Yet another submission of Shri Potti was that the 1980 Committee having taken as the basis the 1982 projected cost so as to maintain price stability for a period of five years, it was not proper to revise the tariff again in 1982 But we find that the actual cost of producing energy in 1981-82 and 1982-83 had risen much above the projected 1982 cost and therefore the 1982 Committee has no option but to again consider further revision of the tariff. We are not delving into more details as we are satisfied that it is not within our province to examine the price structure in minute detail if we are satisfied that the revision of tariff is not arbitrary and is not the result of the application of any wrong principle. Relying upon the observation, "It would have been manifestly unjust and discriminatory that one consumer should benefit at 659 the cost of other consumers or general tax payers;" made in D.C.M. v. Rajasthan State Electricity Board, [1986]2 SCC 431 it was argued by Shri Potti that it was not open to the Board to give favoured treatment to Low Tension Domestic and Agricultural Consumers at the cost of the rest of the consumers. We do not find any force in this submission.

Section 49 (3) expressly reserves the power of the Board, if it considers it necessary or expedient, to fix different tariff for the supply of electricity to any person having regard to the geographical l,, position of any area, the nature of the supply and purpose for which supply is required and other relevant factor. Different tariffs for High and Low Tension Consumers and for different classes of consumers, such as, Industrial, Commercial, Agricultural and Domestic have been prescribed and the differention appears to us to be reasonable and far from arbitrary and to be based on intelligent and intelligible criteria.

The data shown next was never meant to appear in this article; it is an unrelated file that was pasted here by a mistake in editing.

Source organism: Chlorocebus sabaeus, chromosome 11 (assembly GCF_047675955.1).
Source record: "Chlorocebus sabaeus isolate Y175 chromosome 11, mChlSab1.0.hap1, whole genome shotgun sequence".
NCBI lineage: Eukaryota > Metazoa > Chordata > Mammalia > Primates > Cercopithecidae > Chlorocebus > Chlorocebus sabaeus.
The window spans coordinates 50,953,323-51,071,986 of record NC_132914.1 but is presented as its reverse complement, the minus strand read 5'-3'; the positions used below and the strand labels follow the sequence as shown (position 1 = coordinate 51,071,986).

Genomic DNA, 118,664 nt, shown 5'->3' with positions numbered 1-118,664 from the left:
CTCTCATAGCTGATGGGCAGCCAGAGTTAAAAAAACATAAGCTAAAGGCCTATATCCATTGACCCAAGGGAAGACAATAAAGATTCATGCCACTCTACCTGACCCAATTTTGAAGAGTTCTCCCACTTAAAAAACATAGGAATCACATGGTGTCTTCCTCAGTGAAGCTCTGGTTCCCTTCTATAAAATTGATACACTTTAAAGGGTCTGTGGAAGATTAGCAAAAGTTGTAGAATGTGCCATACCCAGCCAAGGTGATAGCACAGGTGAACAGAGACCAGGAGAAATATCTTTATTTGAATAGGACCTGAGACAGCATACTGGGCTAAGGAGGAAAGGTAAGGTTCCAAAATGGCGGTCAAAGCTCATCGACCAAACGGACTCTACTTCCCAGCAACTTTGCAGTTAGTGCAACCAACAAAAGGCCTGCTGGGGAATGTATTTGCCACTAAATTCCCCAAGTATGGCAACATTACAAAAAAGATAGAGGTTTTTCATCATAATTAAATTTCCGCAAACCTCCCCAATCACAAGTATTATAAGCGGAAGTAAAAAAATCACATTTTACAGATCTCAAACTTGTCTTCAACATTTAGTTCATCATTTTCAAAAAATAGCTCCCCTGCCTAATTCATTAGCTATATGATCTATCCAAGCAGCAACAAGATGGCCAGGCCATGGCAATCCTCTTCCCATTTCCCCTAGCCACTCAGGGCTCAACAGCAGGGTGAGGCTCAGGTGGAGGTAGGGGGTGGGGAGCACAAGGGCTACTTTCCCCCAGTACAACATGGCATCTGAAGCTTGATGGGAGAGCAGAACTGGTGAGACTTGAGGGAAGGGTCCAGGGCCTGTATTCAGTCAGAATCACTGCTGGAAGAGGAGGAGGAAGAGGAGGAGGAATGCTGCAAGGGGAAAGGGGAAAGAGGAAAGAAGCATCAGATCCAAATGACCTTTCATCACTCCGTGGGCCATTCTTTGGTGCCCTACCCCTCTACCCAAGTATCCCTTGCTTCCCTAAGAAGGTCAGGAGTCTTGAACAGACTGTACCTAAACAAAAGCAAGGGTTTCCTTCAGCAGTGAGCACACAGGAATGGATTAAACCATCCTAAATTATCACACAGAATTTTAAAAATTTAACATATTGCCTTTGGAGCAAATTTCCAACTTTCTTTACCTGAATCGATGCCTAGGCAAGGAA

In the result, we allow the appeals filed by the Kerala State Electricity Board, set aside the judgments of the High Court, uphold the validity of the notifications revising the tariffs and dismiss the writ petitions filed in the High Court, subject to direction that the Kerala State Electricity Board will reconsider the revised tariff introduced in 1980 in regard to Low Tension Industrial and Low Tension Commercial Consumers only, with liberty to fix separate rates, if necessary for the years 1980 and 1981.

This direction will not affect the 1982 and 1984 tariff revisions. There will be no order regarding costs.

A.P.J. Appeals allowed.


Copyright

Reproduced in accordance with s52(q) of the Copyright Act 1957 (India) from judis.nic.in, indiacode.nic.in and other Indian High Court Websites